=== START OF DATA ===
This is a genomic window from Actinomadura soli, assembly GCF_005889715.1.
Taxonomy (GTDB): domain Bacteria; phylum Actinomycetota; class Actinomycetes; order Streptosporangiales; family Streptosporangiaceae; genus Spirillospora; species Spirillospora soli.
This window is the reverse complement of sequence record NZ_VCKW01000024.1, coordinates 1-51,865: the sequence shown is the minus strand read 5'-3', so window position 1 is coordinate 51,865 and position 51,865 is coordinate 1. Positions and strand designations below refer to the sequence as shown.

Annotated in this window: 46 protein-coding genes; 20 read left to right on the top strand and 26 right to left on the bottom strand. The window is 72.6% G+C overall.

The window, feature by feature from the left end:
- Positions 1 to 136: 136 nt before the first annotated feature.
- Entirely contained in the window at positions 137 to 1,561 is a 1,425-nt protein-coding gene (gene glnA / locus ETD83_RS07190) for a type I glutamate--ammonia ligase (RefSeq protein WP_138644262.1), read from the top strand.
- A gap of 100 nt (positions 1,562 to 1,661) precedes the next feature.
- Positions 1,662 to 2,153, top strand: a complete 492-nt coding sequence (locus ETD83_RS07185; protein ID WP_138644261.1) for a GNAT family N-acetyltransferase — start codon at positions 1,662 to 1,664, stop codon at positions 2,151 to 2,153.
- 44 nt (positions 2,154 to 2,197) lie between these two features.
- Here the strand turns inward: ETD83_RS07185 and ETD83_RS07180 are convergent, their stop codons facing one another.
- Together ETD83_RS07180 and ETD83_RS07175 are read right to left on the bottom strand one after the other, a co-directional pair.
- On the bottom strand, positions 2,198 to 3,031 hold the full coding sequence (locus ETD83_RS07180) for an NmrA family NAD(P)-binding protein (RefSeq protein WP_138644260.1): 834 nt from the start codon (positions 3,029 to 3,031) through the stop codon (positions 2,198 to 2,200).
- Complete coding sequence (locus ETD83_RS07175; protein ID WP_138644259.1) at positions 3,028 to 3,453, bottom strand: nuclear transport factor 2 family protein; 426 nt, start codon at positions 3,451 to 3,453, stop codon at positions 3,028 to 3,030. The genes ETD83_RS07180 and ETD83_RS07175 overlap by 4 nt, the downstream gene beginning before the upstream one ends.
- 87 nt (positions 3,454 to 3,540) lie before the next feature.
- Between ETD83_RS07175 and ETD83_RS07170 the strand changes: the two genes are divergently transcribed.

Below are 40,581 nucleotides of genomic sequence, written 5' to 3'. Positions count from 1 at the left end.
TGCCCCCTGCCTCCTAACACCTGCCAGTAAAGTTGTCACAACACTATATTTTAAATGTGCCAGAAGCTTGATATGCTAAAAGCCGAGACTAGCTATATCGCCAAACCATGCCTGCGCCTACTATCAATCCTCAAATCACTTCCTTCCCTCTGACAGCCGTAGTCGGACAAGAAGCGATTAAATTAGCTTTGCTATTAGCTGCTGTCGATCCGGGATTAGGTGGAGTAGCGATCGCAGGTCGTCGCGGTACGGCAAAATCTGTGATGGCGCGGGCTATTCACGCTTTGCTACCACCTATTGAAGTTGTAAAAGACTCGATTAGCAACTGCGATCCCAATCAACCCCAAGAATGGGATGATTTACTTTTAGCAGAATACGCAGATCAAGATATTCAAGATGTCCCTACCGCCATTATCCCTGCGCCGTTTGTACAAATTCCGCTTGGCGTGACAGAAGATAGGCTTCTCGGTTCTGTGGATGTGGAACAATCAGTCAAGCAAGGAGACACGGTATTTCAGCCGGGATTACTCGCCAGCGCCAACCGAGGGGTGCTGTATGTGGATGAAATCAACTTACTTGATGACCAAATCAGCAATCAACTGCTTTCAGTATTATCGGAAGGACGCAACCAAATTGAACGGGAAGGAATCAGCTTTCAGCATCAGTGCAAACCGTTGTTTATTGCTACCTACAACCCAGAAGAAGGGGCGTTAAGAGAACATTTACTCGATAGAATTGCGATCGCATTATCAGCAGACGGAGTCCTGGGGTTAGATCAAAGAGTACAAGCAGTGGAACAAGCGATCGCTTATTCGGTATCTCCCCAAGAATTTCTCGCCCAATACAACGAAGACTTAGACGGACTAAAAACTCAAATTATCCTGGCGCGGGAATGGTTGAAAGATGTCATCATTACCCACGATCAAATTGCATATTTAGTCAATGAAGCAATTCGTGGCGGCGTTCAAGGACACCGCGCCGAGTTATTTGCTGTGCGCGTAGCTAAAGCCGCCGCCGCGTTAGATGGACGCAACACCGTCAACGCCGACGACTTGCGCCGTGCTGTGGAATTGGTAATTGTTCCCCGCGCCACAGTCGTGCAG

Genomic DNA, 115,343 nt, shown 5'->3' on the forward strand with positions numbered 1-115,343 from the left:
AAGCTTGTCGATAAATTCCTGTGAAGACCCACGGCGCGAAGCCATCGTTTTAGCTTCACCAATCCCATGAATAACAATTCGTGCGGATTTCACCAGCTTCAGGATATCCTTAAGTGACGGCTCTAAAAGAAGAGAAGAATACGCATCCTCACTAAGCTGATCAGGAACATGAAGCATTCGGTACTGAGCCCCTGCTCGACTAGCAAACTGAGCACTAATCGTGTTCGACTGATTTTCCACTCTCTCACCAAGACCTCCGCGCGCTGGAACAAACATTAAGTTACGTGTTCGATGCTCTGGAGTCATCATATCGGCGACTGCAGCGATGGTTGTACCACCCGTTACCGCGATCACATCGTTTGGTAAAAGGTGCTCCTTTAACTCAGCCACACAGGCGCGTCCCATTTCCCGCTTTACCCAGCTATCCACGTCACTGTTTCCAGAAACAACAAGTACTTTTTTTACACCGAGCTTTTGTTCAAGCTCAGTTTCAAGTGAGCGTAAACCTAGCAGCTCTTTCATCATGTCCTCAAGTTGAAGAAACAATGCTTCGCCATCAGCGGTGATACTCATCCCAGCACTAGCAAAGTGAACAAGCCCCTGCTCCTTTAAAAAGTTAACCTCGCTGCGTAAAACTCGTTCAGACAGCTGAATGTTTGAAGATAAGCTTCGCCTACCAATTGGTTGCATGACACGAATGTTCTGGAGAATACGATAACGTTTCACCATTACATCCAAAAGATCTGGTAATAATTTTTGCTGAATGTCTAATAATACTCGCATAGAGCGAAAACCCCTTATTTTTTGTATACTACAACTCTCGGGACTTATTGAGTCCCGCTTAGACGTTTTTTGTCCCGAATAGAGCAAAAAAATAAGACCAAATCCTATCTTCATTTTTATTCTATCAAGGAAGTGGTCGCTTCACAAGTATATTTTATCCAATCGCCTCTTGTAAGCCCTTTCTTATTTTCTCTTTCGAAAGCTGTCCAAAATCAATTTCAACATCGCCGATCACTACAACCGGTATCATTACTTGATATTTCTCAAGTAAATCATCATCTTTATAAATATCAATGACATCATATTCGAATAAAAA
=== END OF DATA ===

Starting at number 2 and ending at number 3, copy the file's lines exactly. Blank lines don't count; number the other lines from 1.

Taxonomy (GTDB): domain Bacteria; phylum Actinomycetota; class Actinomycetes; order Streptosporangiales; family Streptosporangiaceae; genus Spirillospora; species Spirillospora soli.
This window is the reverse complement of sequence record NZ_VCKW01000024.1, coordinates 1-51,865: the sequence shown is the minus strand read 5'-3', so window position 1 is coordinate 51,865 and position 51,865 is coordinate 1. Positions and strand designations below refer to the sequence as shown.